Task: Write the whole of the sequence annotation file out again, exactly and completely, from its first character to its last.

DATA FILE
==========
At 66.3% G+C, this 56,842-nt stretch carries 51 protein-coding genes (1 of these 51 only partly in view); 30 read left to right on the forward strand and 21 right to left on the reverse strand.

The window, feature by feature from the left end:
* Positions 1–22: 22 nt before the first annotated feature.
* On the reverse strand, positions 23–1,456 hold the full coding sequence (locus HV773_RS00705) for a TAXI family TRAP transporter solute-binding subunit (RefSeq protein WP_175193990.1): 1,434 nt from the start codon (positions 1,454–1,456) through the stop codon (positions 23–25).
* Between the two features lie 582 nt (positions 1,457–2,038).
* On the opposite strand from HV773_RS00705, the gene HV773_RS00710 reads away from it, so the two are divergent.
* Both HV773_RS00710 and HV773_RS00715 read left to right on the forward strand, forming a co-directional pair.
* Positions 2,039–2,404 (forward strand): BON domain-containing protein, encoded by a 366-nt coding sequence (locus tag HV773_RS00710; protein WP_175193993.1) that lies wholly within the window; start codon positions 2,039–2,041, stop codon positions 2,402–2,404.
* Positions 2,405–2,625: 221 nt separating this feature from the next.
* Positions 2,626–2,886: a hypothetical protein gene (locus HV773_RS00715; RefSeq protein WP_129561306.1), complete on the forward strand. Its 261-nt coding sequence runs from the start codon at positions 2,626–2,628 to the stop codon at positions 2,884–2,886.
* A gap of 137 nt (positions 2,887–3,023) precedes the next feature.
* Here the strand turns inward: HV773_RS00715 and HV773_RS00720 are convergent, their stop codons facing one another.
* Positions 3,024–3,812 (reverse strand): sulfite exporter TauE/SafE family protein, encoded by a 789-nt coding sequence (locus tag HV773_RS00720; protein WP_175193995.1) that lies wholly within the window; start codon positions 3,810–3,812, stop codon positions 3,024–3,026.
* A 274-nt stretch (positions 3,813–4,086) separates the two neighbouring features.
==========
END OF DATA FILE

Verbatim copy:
At 66.3% G+C, this 56,842-nt stretch carries 51 protein-coding genes (1 of these 51 only partly in view); 30 read left to right on the forward strand and 21 right to left on the reverse strand.

The window, feature by feature from the left end:
* Positions 1–22: 22 nt before the first annotated feature.
* On the reverse strand, positions 23–1,456 hold the full coding sequence (locus HV773_RS00705) for a TAXI family TRAP transporter solute-binding subunit (RefSeq protein WP_175193990.1): 1,434 nt from the start codon (positions 1,454–1,456) through the stop codon (positions 23–25).
* Between the two features lie 582 nt (positions 1,457–2,038).
* On the opposite strand from HV773_RS00705, the gene HV773_RS00710 reads away from it, so the two are divergent.
* Both HV773_RS00710 and HV773_RS00715 read left to right on the forward strand, forming a co-directional pair.
* Positions 2,039–2,404 (forward strand): BON domain-containing protein, encoded by a 366-nt coding sequence (locus tag HV773_RS00710; protein WP_175193993.1) that lies wholly within the window; start codon positions 2,039–2,041, stop codon positions 2,402–2,404.
* Positions 2,405–2,625: 221 nt separating this feature from the next.
* Positions 2,626–2,886: a hypothetical protein gene (locus HV773_RS00715; RefSeq protein WP_129561306.1), complete on the forward strand. Its 261-nt coding sequence runs from the start codon at positions 2,626–2,628 to the stop codon at positions 2,884–2,886.
* A gap of 137 nt (positions 2,887–3,023) precedes the next feature.
* Here the strand turns inward: HV773_RS00715 and HV773_RS00720 are convergent, their stop codons facing one another.
* Positions 3,024–3,812 (reverse strand): sulfite exporter TauE/SafE family protein, encoded by a 789-nt coding sequence (locus tag HV773_RS00720; protein WP_175193995.1) that lies wholly within the window; start codon positions 3,810–3,812, stop codon positions 3,024–3,026.
* A 274-nt stretch (positions 3,813–4,086) separates the two neighbouring features.